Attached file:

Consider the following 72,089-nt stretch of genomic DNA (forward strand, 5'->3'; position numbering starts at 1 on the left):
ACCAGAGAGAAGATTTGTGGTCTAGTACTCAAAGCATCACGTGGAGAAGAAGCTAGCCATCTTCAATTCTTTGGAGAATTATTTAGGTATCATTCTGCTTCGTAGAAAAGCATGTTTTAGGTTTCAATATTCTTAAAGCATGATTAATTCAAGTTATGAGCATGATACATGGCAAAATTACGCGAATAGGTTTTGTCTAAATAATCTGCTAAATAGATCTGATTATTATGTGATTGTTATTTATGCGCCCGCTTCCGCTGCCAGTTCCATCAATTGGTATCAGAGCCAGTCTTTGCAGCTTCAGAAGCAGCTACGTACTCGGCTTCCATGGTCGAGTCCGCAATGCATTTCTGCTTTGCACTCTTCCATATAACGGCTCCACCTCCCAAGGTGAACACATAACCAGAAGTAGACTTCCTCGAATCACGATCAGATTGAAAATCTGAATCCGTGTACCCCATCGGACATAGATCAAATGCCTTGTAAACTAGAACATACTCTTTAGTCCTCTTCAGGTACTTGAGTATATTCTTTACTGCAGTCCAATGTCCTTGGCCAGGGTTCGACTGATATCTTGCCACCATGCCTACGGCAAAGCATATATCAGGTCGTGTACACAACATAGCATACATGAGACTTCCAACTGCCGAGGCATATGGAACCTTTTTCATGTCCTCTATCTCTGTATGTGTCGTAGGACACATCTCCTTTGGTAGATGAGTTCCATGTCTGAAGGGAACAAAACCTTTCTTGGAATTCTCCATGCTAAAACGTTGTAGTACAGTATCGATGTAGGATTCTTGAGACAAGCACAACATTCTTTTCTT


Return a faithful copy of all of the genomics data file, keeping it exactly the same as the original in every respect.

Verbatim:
Consider the following 72,089-nt stretch of genomic DNA (forward strand, 5'->3'; position numbering starts at 1 on the left):
ACCAGAGAGAAGATTTGTGGTCTAGTACTCAAAGCATCACGTGGAGAAGAAGCTAGCCATCTTCAATTCTTTGGAGAATTATTTAGGTATCATTCTGCTTCGTAGAAAAGCATGTTTTAGGTTTCAATATTCTTAAAGCATGATTAATTCAAGTTATGAGCATGATACATGGCAAAATTACGCGAATAGGTTTTGTCTAAATAATCTGCTAAATAGATCTGATTATTATGTGATTGTTATTTATGCGCCCGCTTCCGCTGCCAGTTCCATCAATTGGTATCAGAGCCAGTCTTTGCAGCTTCAGAAGCAGCTACGTACTCGGCTTCCATGGTCGAGTCCGCAATGCATTTCTGCTTTGCACTCTTCCATATAACGGCTCCACCTCCCAAGGTGAACACATAACCAGAAGTAGACTTCCTCGAATCACGATCAGATTGAAAATCTGAATCCGTGTACCCCATCGGACATAGATCAAATGCCTTGTAAACTAGAACATACTCTTTAGTCCTCTTCAGGTACTTGAGTATATTCTTTACTGCAGTCCAATGTCCTTGGCCAGGGTTCGACTGATATCTTGCCACCATGCCTACGGCAAAGCATATATCAGGTCGTGTACACAACATAGCATACATGAGACTTCCAACTGCCGAGGCATATGGAACCTTTTTCATGTCCTCTATCTCTGTATGTGTCGTAGGACACATCTCCTTTGGTAGATGAGTTCCATGTCTGAAGGGAACAAAACCTTTCTTGGAATTCTCCATGCTAAAACGTTGTAGTACAGTATCGATGTAGGATTCTTGAGACAAGCACAACATTCTTTTCTT